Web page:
The satellites, KMS-3 and KMS-4, appear to be similar to a secret Soviet-era weapon called the Fractional Orbital Bombardment System (FOBS) that Moscow planned for a surprise nuclear attack on the United States over the poles.
Two retired Russian generals testified to the EMP commission in 2004 that a design for a Russian super-EMP weapon was transferred to North Korea by Russian scientists and engineers working on North Korea’s missile and nuclear weapons program.
The Russians asserted the North Koreans could test a super-EMP weapon in a few years.
Last year, after North Korea conducted its sixth underground nuclear test, North Korean state media announced that the hydrogen bomb "can be detonated even at high altitudes for a super-powerful EMP attack according to strategic goals."
China's EMP arms were discussed in Chinese military writings as recently as 2016.
China's National Security Policy Committee, stated in January 2016 that "electromagnetic pulse bombs" will "change the ‘rules of the game'" by disrupting U.S. military precision warfare capabilities.
A PLA air force publication in 2014 states that EMP blasts are a new type of weapon. "On a battlefield, this new-type weapon will cause devastating damage to electronic systems, including computers, communications and control systems, and radars, resulting in immeasurable losses," the report said.
Russian military plans for using EMP attacks were traced in the report to Gen. Vladimir Slipchenko and his book Non-Contact Wars that calls for combining cyber attacks, physical attacks, and EMP attacks against electric grids.
A Russian General Staff journal in 2011 also stated that U.S. military forces are vulnerable to electronic and EMP attacks.
"A single low-yield nuclear weapon exploded for this purpose high above the area of combat operations can generate an electromagnetic pulse covering a large area and destroying electronic equipment without loss of life that is caused by the blast or radiation," the report said.
Iranian military writings follow Russia's approach to warfare and the use of EMP.
A 2010 Iranian military textbook states that Iran, in a future conflict, is planning coordinated attacks by nuclear and non-nuclear EMP, cyber, and physical weapons to cause blackouts and the collapse entire nations. Iranian military doctrine sees nuclear EMP attacks as the ultimate cyber weapon.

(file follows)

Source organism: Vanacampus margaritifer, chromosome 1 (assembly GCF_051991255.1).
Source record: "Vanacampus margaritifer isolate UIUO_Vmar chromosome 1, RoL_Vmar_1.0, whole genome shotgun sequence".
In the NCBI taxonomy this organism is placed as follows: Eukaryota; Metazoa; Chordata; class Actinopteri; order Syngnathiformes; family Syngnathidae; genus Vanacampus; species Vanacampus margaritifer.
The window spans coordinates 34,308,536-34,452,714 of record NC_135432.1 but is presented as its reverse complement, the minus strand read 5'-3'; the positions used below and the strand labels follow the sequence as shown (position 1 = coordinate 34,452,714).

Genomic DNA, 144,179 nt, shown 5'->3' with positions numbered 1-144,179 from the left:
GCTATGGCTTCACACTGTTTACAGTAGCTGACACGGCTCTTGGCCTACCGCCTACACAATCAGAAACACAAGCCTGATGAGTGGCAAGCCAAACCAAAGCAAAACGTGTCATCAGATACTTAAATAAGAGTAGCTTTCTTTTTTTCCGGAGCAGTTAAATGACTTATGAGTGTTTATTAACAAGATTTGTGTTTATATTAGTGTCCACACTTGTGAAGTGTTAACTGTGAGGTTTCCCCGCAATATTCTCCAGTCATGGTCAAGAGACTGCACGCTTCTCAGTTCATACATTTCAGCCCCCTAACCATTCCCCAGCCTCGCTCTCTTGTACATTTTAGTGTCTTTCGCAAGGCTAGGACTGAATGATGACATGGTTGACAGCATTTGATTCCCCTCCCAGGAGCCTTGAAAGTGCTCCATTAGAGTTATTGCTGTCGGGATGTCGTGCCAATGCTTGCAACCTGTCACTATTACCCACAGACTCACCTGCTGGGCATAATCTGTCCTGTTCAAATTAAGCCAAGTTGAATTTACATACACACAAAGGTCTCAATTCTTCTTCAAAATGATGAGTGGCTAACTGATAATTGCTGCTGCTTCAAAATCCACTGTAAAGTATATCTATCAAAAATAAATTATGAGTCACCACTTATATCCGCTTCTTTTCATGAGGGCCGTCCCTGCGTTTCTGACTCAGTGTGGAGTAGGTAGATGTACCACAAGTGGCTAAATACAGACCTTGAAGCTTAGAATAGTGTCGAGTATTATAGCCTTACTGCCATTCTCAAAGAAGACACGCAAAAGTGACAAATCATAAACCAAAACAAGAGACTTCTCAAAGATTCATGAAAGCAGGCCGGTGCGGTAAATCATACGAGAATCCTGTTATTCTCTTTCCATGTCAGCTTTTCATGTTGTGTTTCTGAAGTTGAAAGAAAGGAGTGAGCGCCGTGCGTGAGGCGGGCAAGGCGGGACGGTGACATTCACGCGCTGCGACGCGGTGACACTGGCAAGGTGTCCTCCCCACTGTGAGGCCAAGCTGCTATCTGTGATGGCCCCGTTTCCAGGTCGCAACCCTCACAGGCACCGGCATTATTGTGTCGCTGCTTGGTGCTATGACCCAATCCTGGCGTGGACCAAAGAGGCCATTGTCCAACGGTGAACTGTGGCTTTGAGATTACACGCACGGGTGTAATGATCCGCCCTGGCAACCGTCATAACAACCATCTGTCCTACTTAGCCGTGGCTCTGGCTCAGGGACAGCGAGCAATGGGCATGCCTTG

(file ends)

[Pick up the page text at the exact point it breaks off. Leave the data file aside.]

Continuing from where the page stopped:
Iran also is building defenses against EMP attacks for its infrastructure.
The report states that Iran may prefer to use the indirect method of causing mass casualties by using a nuclear EMP attack as a way to conduct nuclear war under Islamic law.
Non-nuclear EMP weapons, those that are limited to a range of a mile or less, also have been used to disrupt communications power grids, the report said.
North Korea used a radio frequency weapon purchased from Russia to attack airliners and air traffic to Seoul, South Korea.
The report also takes aim at critics who have sought to play down the danger of EMP attacks and solar superstorms as science fiction.
The report said the critics often are uninformed because they either lack knowledge of the effects of the Soviet and U.S. high altitude nuclear tests in the early 1960s, or do not know about the extensive body of testing and analysis carried out by the Pentagon over the last 55 years.
A popular myth spread by EMP skeptics is that the 1962 atmospheric nuclear test known as Starfish Prime – 900 miles from Hawaii caused only minimal disruption to Honolulu.
"In fact, the EMP knocked-out thirty-six strings of street lights, caused a telecommunications microwave relay station to fail, burned out high-frequency radio links, set off burglar alarms, and caused other damage," the report said.
The report also criticizes the Federal Energy Regulatory Commission and the North American Electric Reliability Corp. and the electric power industry for failing to address the EMP danger from either attack or solar storm.
Private industry also has failed to understand the threat posed by EMP to high-voltage transformers.
Peter Pry, a former EMP commission member, said the Pentagon has not published any findings of the commission since the commission was reestablished by Congress in 2016.
As a result, the new report was produced by the private EMP Task Force on National and Homeland Security after a security review completed in July by the Pentagon's Office of Prepublication and Security Review, said Pry, executive director of the task force.